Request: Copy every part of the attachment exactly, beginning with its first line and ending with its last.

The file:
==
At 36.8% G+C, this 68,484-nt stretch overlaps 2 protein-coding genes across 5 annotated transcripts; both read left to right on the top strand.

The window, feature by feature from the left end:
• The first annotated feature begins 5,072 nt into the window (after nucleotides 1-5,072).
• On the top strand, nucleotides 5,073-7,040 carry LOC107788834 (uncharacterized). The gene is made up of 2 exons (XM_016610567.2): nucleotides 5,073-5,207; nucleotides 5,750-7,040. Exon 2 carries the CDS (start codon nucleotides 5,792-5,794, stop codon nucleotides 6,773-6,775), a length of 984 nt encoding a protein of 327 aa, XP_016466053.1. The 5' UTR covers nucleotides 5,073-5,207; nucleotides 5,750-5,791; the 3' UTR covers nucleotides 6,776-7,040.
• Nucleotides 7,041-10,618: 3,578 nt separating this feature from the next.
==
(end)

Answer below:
At 36.8% G+C, this 68,484-nt stretch overlaps 2 protein-coding genes across 5 annotated transcripts; both read left to right on the top strand.

The window, feature by feature from the left end:
• The first annotated feature begins 5,072 nt into the window (after nucleotides 1-5,072).
• On the top strand, nucleotides 5,073-7,040 carry LOC107788834 (uncharacterized). The gene is made up of 2 exons (XM_016610567.2): nucleotides 5,073-5,207; nucleotides 5,750-7,040. Exon 2 carries the CDS (start codon nucleotides 5,792-5,794, stop codon nucleotides 6,773-6,775), a length of 984 nt encoding a protein of 327 aa, XP_016466053.1. The 5' UTR covers nucleotides 5,073-5,207; nucleotides 5,750-5,791; the 3' UTR covers nucleotides 6,776-7,040.
• Nucleotides 7,041-10,618: 3,578 nt separating this feature from the next.